Many who will benefit from the program may have paused debt payments since the pandemic. This could suggest spending habits won’t change significantly if a debt forgiveness plan goes into effect.
It’s also worth pointing out that the bottom 50% of American adults, in terms of income, own less than 1% of stocks. Theoretically, loan forgiveness could lead to poorer Americans having the financial bandwidth to invest in stocks, but whether they’d do so in practice remains to be seen.
Spending habits can be challenging to adjust. Whether a loan forgiveness program would make stock ownership in America more equitable is a question many have posed, but for which we’ll likely have to wait for an answer.
Student Loan Forgiveness vs. Stimulus
According to research from the Harvard Business School, an estimated $100 billion of the roughly $800 billion from the stimulus checks made it to the stock market. Though this may seem inconsequential within the capitalization of the whole stock market, it still represents small and unexpected shocks.
The government sent three rounds of stimulus checks where individuals received a total of $3,200 through a check or direct deposit into their bank accounts.
Student loan forgiveness would be different from stimulus money because it would relieve many Americans in dire need of financial assistance. President Biden’s plan currently targets poor and middle-class Americans, suggesting the money would mostly be used for necessities rather than investing in speculative assets.
The stimulus checks contributed to a surge in cryptocurrency and meme stock rallies. There was much more money in the markets, and predicting what would take off next was impossible. Student loan forgiveness would likely be more limited in its impact.
What’s Impacting The Stock Market Right Now?
Despite the potential positive impact of student loan forgiveness, we can’t ignore other factors that impact the stock market more. The biggest issue that has loomed over the stock market this past year is inflation, which has only recently subsided after the Fed’s most aggressive rate hike campaign in decades. These rate hikes undoubtedly hurt the stock market, as every announcement led to sell-offs and panic. Even companies with solid financials have felt pain since the rate hikes started.
Consumer spending habits are also changing as mass lay-offs in the tech industry and fear of recession encourage people to save.
Where Could The Student Loan Forgiveness Money Go?
With fewer debt payments, people will have more money to spend. This begs the question, what will people do with their extra money? Some estimates suggest that those with student debt forgiven will have an additional $150 to $300 in their monthly budgets.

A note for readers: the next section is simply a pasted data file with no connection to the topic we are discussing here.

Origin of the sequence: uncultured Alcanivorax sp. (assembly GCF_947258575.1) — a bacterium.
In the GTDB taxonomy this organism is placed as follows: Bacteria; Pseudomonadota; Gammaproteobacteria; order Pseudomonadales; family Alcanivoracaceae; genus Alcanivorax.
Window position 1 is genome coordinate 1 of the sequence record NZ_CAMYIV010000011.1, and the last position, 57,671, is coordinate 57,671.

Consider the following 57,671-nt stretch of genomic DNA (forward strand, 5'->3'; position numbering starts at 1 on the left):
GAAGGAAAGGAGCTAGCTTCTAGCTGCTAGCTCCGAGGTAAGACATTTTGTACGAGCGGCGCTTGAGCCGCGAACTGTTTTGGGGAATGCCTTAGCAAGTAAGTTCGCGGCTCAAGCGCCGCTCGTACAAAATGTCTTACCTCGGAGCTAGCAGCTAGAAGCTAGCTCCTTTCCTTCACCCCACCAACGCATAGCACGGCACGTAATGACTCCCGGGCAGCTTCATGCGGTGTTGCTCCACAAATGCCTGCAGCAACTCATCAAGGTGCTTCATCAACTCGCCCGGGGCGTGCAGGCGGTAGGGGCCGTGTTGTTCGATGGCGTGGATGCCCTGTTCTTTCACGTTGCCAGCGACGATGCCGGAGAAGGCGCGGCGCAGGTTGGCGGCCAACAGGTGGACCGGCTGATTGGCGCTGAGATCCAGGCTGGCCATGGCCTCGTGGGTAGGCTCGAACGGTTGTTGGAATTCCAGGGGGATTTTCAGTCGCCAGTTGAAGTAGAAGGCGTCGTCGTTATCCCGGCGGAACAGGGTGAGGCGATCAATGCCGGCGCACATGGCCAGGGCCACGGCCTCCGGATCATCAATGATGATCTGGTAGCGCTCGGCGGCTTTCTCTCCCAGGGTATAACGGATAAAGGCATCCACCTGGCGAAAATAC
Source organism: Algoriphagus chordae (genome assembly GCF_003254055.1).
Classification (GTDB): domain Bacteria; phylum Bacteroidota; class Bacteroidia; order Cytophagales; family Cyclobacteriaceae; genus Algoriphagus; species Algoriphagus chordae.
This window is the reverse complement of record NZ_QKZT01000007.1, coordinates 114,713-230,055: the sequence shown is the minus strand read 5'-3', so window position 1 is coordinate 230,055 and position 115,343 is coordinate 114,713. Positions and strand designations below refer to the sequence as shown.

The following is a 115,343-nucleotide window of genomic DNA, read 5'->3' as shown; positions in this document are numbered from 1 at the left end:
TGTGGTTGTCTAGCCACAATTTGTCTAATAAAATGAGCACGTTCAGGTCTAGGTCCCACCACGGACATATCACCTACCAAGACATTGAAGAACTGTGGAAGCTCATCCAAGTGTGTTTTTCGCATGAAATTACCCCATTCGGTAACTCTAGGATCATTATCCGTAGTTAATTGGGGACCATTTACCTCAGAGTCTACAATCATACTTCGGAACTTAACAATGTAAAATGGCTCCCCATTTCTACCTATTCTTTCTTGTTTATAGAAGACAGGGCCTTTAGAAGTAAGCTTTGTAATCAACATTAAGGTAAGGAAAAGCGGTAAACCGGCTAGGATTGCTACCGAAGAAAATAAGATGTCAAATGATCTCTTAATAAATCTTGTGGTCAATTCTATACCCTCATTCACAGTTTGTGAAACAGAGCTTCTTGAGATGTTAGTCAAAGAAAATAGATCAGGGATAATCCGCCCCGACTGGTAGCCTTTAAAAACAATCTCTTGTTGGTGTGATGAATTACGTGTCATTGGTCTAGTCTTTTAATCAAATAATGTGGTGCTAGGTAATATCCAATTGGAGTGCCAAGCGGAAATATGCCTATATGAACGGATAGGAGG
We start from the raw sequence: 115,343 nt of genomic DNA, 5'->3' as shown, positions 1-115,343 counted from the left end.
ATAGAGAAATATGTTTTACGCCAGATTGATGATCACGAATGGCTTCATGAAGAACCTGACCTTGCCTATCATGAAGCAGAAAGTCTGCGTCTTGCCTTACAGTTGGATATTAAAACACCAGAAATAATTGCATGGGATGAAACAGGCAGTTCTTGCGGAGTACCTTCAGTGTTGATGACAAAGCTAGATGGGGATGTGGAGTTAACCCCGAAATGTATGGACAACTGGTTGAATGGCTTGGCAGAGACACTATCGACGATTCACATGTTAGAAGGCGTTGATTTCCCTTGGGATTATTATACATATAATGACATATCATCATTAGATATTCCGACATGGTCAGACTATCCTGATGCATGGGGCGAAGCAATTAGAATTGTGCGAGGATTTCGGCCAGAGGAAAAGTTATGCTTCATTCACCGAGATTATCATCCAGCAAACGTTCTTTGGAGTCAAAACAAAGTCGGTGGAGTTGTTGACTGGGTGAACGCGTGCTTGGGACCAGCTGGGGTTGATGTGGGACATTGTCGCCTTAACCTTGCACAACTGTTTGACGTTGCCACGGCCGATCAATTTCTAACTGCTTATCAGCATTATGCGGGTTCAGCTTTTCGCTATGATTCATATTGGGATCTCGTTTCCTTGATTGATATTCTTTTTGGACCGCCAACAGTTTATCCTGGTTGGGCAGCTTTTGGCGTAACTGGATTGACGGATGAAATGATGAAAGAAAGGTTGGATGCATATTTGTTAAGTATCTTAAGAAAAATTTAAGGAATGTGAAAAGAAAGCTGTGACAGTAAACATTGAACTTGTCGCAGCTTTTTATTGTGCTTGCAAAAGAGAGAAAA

Here are some possible options for where the student loan forgiveness money could go:
- Managing soaring inflation. Inflation is a natural part of the economic cycle and impacts the prices of everything from rent to utilities. A student loan forgiveness plan could offset the burden of higher prices caused by inflation, which will inevitably happen in the future.
- Paying off other debts. As helpful as the federal loan relief program would be, it’s important to remember that folks still have other types of debt (credit cards, car loans, and so on).
- Starting planning for retirement. For some, loan forgiveness could be the perfect opportunity to start planning for retirement.
- Investing. Many people felt like they couldn’t invest while still having student loans.
- Traveling. Some financial relief could lead to an increase in travel and international tourism.
- Purchasing real estate. Many recent college graduates have put off investing in real estate to first deal with making their student loan payments.
- Starting a family and settling down. Many young people have hesitated about starting families and settling down because of debt holding them back.
Only time will tell how borrowers would handle this kind of opportunity.
How Should You Be Investing?
If you benefit from the student loan forgiveness program, you may wonder how to invest your money to take advantage of this unique opportunity. If you’re new to investing, then it’s understandable you may have some concerns about the stock market right now.
Check out some of our other articles on investing and different financial products. Have a sense of your time horizon and risk tolerance, as well as how much money you’re ready to put into investing. Remember not to invest more than you’re prepared to lose.
Federal student loan forgiveness would mean some borrowers can become debt-free and no longer be restricted by monthly payments. In other words, more money could enter the economy if people put aside less money to repay debt.
We won’t fully know how people invest their new money until a student loan forgiveness program is made active, but we can guess it would positively impact the stock market.